A Metro story yesterday gave the incorrect figure for the maximum amount of medical payments accident victims could collect from their insurance companies under the District's no-fault auto insurance law. The correct figure is $100,000.
The District's insurance companies and the city's trial lawyers climbed into the ring again yesterday at a D.C. City Council hearing for a rematch of their monumental 1982 fight over mandatory no-fault auto insurance for the city's drivers.
The insurance companies, which won three years ago, predicted yesterday that recent changes proposed by Mayor Marion Barry would result in insurance rate increases of 11 to 60 percent while enriching the city's trial lawyers. The current law has worked as intended and has held rates down, they told the council's Committee on Consumer and Regulatory Affairs at a hearing on the proposed modifications.
The trial lawyers responded by charging that insurance rates for D.C. drivers have skyrocketed as a result of no-fault in an unwarranted windfall to the insurance companies, that accident victims have not been properly compensated, and that the city's lawyers get just as many car accident cases now as before no-fault.
The lawyers are supporting the changes Barry is seeking in the law, which went into effect in October 1983. The mayor has proposed eliminating a requirement that all drivers buy personal injury protection (PIP) that compensates them for up to $100,000 for injuries regardless of fault in an accident.
The proposed amendments also would eliminate the law's most controversial provision, a restriction against suing for nonmedical pain and suffering unless an accident victim had at least $5,000 in medical bills or had suffered significant disfigurement, disability or death. Under the no-fault law, victims are to collect from their own insurance companies for bills up to $5,000 regardless of fault.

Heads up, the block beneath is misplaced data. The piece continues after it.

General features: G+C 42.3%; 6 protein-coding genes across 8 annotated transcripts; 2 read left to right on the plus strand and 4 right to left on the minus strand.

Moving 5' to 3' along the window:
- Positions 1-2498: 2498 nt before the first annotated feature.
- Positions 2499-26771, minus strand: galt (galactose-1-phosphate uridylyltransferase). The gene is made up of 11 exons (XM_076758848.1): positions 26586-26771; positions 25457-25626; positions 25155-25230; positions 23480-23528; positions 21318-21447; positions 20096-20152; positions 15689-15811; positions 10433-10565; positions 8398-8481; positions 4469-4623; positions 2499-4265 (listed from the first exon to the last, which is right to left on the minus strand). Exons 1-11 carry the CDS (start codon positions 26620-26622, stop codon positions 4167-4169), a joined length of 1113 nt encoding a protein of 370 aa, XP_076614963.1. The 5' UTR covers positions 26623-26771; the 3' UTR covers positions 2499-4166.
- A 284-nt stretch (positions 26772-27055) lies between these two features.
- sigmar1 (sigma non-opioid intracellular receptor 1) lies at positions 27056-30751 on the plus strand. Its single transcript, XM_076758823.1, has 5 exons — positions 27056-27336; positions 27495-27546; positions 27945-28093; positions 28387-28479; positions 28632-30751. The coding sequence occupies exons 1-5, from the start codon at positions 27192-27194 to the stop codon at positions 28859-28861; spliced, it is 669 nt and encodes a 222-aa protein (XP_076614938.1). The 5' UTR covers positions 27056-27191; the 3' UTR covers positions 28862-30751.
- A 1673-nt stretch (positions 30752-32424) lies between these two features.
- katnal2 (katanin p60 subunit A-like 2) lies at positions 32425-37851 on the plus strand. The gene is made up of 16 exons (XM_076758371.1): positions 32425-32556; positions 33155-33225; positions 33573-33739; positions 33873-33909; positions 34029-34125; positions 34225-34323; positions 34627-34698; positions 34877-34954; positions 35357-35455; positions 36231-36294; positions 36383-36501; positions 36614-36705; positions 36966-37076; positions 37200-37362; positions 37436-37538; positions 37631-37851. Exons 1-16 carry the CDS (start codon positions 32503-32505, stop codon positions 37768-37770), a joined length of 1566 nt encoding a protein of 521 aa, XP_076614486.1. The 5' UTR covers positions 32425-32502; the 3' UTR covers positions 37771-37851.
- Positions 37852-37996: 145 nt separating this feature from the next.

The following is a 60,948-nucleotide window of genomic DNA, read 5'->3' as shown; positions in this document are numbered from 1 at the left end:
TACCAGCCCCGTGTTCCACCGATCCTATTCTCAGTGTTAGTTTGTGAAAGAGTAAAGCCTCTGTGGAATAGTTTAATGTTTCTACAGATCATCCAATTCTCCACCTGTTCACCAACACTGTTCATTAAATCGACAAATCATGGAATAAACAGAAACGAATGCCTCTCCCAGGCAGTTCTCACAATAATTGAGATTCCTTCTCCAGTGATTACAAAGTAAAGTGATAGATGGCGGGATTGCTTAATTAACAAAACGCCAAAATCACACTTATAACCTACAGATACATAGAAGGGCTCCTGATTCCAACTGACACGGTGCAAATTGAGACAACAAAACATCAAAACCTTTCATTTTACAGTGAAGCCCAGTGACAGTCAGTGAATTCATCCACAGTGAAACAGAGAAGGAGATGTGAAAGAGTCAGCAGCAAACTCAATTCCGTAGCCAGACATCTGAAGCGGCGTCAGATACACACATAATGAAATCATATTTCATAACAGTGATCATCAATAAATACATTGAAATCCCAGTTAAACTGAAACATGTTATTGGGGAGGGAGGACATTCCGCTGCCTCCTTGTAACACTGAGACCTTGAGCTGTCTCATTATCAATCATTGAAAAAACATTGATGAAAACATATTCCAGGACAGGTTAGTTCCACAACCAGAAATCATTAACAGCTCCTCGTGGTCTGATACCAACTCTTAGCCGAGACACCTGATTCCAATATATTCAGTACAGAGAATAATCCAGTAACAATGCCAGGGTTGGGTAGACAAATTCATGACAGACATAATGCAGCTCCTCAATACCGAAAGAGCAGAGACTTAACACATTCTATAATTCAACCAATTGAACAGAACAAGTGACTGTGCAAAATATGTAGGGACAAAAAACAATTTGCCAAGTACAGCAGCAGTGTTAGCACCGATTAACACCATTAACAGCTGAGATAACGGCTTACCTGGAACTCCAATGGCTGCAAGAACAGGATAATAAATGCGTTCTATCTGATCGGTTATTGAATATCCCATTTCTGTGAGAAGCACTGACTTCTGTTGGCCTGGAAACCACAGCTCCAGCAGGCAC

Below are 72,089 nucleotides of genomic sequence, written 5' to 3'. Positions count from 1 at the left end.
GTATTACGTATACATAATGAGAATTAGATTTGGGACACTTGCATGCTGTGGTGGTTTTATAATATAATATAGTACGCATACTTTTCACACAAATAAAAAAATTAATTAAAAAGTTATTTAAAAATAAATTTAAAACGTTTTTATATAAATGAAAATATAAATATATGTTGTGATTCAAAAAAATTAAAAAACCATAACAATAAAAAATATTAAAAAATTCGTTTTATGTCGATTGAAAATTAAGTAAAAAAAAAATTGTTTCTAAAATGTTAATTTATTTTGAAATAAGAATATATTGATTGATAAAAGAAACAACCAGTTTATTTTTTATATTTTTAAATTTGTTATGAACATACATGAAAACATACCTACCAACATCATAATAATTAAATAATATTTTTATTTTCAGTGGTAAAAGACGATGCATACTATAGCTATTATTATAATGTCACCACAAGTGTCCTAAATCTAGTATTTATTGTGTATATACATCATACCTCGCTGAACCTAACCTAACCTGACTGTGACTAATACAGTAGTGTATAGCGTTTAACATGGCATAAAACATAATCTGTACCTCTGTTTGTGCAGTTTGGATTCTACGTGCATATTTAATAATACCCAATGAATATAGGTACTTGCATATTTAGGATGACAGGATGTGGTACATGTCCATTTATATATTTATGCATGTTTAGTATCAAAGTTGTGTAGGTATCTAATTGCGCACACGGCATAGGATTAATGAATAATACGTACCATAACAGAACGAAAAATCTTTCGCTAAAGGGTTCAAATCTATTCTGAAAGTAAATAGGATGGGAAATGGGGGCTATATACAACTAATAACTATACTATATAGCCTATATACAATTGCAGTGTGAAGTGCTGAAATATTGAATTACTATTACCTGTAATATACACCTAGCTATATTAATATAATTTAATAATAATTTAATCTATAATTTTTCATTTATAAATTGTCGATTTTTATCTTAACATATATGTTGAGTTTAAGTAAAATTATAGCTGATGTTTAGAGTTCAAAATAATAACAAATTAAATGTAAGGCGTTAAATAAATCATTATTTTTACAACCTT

U.S. District Court Judge Oliver Gasch ruled that provision unconstitutional last December, and that ruling is being appealed.
August P. Alegi, vice president of Government Employees Insurance Co. (Geico), the city's largest writer of automobile insurance, said current basic no-fault coverage costs $225. With minimum coverage under the proposed bill, this would rise 11.3 percent to $250. For comparable no-fault coverage, the premium would rise 25.4 percent to $282.20 a year, Alegi said.
"In effect, the bill reverses all of the consumer-oriented provisions passed by the council in 1982 and substitutes a system that provides little to the public at an exorbitant cost," Alegi told the committee.
Edward L. Norwind, testifying for the Association of Plaintiffs Trial Attorneys, called no-fault "a failure" and said "our motorists are paying and will pay steadily increasing rates."
Marguerite Stokes, superintendent of the D.C. Insurance Administration, which must approve any insurance increase, said the cost of the minimum mandatory automobile insurance in the District has increased by 8 percent on the average from October 1983 to the present. She said there was no way to compare premiums before and after no-fault took effect, however.
Stokes' boss, Carol Thompson, director of the D.C. Department of Consumer and Regulatory Affairs, said it is "impossible to predict" what would happen to auto insurance premiums if the mayor's proposed changes are adopted, and warned the council to be skeptical of estimates.
Council member John Ray (D-At large), the committee chairman, had opposed the no-fault legislation when it passed the first time. He said the mayor had "some pretty good suggestions" and that he hopes to move on legislation in September.
Many accident victims have complained that their automobile insurance under the no-fault system does not cover all their medical treatments needed as a result of their accidents, Ray said.
"I think there is a majority on the City Council that thinks there should be some adjustments in no-fault," Ray said, though he added that these may not be the same as those the mayor wants.